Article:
Hamsters Like To Dig and Explore the Cage at Night
It’s not just a wheel that hamsters use during the night. They also love to dig and explore, and they can be pretty loud when they do these activities.
When exploring, your hamster might climb the cage, for example. You would undoubtedly hear this loud activity at night, but there’s nothing you can do to stop it from happening, like with the wheel.
When hamsters climb, the cage will rattle, and you might hear scratching and other rustling sounds. This is a normal thing that hamsters do at night, so it’s something that we humans must accept.
Hamsters Like To Eat and Drink at Night
Of course, like any other animal, hamsters need to eat and drink. If a hamster is highly active at night, you can also expect it to eat and drink at night. Thankfully, hamsters don’t eat or drink a lot because of how small they are, but they can still be loud when doing so.
Plus, hamsters like to hoard some food by storing it in their cheeks and burying or hiding it in different places around the cage. This can often be loud because it includes burying, digging, rustling, and running around.
However, it’s an entirely normal activity for your hamster to participate in at night, so there’s not much you can do about it.
Hamsters Like To Play With Toys at Night
If your hamster has toys in its cage (other than a wheel), it will want to play with them during the night. This could include climbing and chewing toys, which can cause a great deal of noise.
Hamsters need these toys to stay occupied, so it’s a good thing to hear lots of noise at night. It means your hamster is having fun and enjoying the toys you have given it.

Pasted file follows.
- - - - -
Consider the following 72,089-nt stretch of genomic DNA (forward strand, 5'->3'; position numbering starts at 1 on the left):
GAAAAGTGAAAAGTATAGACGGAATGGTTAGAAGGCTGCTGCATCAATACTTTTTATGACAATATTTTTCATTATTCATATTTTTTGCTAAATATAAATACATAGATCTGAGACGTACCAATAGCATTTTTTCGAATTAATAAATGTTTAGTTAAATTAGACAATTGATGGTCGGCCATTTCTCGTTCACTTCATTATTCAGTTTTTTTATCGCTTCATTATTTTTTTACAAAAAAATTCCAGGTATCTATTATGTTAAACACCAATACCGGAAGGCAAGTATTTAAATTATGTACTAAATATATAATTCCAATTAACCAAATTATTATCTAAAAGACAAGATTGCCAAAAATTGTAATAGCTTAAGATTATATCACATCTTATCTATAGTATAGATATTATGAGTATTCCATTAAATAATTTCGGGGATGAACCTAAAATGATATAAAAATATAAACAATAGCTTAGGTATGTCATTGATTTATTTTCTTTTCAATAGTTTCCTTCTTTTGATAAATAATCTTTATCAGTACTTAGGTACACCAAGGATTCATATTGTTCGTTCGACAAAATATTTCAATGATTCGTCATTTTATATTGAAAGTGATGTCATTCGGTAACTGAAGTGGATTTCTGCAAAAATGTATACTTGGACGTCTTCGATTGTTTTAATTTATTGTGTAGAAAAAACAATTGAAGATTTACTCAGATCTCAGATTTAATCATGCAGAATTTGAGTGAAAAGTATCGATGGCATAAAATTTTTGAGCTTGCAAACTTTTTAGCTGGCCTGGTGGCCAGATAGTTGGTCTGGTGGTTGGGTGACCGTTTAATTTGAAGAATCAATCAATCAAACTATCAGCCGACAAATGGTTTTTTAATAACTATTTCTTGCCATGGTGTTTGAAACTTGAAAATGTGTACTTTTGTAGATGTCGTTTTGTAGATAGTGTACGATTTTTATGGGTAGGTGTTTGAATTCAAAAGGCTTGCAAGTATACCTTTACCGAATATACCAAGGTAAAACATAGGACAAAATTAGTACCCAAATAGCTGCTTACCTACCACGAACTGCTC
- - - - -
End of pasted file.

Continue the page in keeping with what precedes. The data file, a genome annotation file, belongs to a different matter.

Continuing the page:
How To Deal With Loud Hamster at Night
To deal with a loud hamster at night, you should leave the cage far away from any bedrooms. You should also try to use a cage with no bars and purchase a silent hamster wheel. Try to play with your hamster in the evening to tire it out before nighttime.
Now, let’s look at how to deal with a noisy hamster at night in different sections below.
Get a Barless Cage
A barless cage is excellent if your hamster makes noise by climbing and chewing on the bars at night. Chewing the bars can be noisy and annoying to listen to at night, but it also damages the cage. With a barless cage, your hamster can’t climb around it or chew on it.
An example of a barless cage is this Aivituvin Hamster Cage, available now on Amazon in the US. This cage features a smooth, plastic material so that it’s impossible for a hamster to climb or chew it. This could significantly reduce nighttime noise.
Leave the Cage Far Away From Any Bedrooms
One of the smartest and most useful things to do is to leave the hamster cage far away from your bedroom. Of course, this won’t be too helpful if you live in a small house or apartment, but it could make the issue slightly less prominent.
As long as you avoid leaving the cage in your bedroom, the noise shouldn’t be too unbearable.
Another great tip is to close your bedroom door entirely and close the door where the hamster cage is. This will further block out any noise and could make a significant difference.